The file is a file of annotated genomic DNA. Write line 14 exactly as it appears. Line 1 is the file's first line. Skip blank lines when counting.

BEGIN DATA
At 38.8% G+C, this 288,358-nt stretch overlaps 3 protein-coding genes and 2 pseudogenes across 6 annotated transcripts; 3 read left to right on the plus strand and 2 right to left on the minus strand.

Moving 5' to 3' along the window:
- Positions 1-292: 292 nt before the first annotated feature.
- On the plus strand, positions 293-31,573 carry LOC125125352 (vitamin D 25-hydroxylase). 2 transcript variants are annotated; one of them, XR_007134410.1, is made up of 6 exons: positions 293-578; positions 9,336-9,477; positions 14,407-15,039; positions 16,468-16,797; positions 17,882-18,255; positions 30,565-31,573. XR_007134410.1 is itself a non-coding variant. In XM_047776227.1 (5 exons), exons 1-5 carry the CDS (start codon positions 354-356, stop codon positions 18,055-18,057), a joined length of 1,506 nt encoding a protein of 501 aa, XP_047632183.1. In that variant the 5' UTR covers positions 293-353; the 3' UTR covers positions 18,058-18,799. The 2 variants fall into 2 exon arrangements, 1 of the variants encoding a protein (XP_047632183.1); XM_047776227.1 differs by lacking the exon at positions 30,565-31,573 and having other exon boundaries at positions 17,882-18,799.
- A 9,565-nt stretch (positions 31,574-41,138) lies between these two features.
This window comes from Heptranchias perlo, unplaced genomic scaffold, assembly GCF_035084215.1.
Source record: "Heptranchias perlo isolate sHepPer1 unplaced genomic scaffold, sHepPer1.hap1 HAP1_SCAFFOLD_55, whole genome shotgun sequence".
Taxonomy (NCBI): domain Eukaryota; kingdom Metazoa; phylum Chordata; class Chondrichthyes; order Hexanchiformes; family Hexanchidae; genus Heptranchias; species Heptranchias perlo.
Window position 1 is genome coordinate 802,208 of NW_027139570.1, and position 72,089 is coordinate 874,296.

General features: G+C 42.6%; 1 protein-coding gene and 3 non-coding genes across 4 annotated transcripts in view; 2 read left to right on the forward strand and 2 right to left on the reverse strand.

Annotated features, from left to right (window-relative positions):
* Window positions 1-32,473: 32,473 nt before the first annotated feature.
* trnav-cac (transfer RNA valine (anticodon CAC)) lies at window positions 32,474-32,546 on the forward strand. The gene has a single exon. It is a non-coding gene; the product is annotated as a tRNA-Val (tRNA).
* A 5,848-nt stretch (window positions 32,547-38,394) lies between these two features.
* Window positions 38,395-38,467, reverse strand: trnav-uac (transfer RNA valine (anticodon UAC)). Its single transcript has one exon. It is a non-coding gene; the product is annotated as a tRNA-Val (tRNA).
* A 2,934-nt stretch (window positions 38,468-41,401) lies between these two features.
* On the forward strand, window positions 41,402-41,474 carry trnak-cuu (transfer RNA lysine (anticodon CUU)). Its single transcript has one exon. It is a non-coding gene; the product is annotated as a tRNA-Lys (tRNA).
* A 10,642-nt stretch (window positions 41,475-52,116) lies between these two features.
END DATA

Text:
* A 5,848-nt stretch (window positions 32,547-38,394) lies between these two features.